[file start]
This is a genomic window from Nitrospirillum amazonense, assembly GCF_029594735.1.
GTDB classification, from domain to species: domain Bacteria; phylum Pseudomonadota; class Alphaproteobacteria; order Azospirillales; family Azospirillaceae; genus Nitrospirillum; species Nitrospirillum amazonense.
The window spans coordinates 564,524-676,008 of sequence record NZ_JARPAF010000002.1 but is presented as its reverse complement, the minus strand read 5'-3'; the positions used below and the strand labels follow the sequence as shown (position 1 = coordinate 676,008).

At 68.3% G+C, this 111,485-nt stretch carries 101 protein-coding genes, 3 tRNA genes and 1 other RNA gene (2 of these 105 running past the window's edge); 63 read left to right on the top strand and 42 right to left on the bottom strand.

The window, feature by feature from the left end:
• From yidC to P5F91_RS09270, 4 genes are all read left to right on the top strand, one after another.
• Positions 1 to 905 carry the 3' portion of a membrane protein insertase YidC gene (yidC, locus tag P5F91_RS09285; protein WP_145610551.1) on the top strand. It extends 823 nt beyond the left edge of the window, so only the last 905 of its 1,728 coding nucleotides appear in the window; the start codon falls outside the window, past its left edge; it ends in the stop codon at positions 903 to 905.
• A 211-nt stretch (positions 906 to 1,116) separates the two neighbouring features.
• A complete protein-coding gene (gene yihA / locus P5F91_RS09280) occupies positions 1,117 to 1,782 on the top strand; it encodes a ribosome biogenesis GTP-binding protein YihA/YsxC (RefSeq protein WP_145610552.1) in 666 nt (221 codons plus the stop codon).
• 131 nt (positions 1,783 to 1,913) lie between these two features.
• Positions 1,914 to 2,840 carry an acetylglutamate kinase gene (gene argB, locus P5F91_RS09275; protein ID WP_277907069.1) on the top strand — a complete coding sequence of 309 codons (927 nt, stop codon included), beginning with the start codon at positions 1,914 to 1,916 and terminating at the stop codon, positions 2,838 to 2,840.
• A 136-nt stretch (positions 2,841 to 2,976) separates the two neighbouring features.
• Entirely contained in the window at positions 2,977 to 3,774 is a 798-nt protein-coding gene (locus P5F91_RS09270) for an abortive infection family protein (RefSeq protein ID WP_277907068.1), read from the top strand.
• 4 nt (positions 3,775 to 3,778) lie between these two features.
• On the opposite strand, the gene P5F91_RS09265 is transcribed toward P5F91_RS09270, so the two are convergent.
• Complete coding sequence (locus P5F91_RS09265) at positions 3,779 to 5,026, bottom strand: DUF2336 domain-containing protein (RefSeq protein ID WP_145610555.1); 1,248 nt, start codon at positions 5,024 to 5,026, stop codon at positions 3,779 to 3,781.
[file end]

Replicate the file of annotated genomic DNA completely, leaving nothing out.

This is a genomic window from Nitrospirillum amazonense, assembly GCF_029594735.1.
GTDB classification, from domain to species: domain Bacteria; phylum Pseudomonadota; class Alphaproteobacteria; order Azospirillales; family Azospirillaceae; genus Nitrospirillum; species Nitrospirillum amazonense.
The window spans coordinates 564,524-676,008 of sequence record NZ_JARPAF010000002.1 but is presented as its reverse complement, the minus strand read 5'-3'; the positions used below and the strand labels follow the sequence as shown (position 1 = coordinate 676,008).

At 68.3% G+C, this 111,485-nt stretch carries 101 protein-coding genes, 3 tRNA genes and 1 other RNA gene (2 of these 105 running past the window's edge); 63 read left to right on the top strand and 42 right to left on the bottom strand.

The window, feature by feature from the left end:
• From yidC to P5F91_RS09270, 4 genes are all read left to right on the top strand, one after another.
• Positions 1 to 905 carry the 3' portion of a membrane protein insertase YidC gene (yidC, locus tag P5F91_RS09285; protein WP_145610551.1) on the top strand. It extends 823 nt beyond the left edge of the window, so only the last 905 of its 1,728 coding nucleotides appear in the window; the start codon falls outside the window, past its left edge; it ends in the stop codon at positions 903 to 905.
• A 211-nt stretch (positions 906 to 1,116) separates the two neighbouring features.
• A complete protein-coding gene (gene yihA / locus P5F91_RS09280) occupies positions 1,117 to 1,782 on the top strand; it encodes a ribosome biogenesis GTP-binding protein YihA/YsxC (RefSeq protein WP_145610552.1) in 666 nt (221 codons plus the stop codon).
• 131 nt (positions 1,783 to 1,913) lie between these two features.
• Positions 1,914 to 2,840 carry an acetylglutamate kinase gene (gene argB, locus P5F91_RS09275; protein ID WP_277907069.1) on the top strand — a complete coding sequence of 309 codons (927 nt, stop codon included), beginning with the start codon at positions 1,914 to 1,916 and terminating at the stop codon, positions 2,838 to 2,840.
• A 136-nt stretch (positions 2,841 to 2,976) separates the two neighbouring features.
• Entirely contained in the window at positions 2,977 to 3,774 is a 798-nt protein-coding gene (locus P5F91_RS09270) for an abortive infection family protein (RefSeq protein ID WP_277907068.1), read from the top strand.
• 4 nt (positions 3,775 to 3,778) lie between these two features.
• On the opposite strand, the gene P5F91_RS09265 is transcribed toward P5F91_RS09270, so the two are convergent.
• Complete coding sequence (locus P5F91_RS09265) at positions 3,779 to 5,026, bottom strand: DUF2336 domain-containing protein (RefSeq protein ID WP_145610555.1); 1,248 nt, start codon at positions 5,024 to 5,026, stop codon at positions 3,779 to 3,781.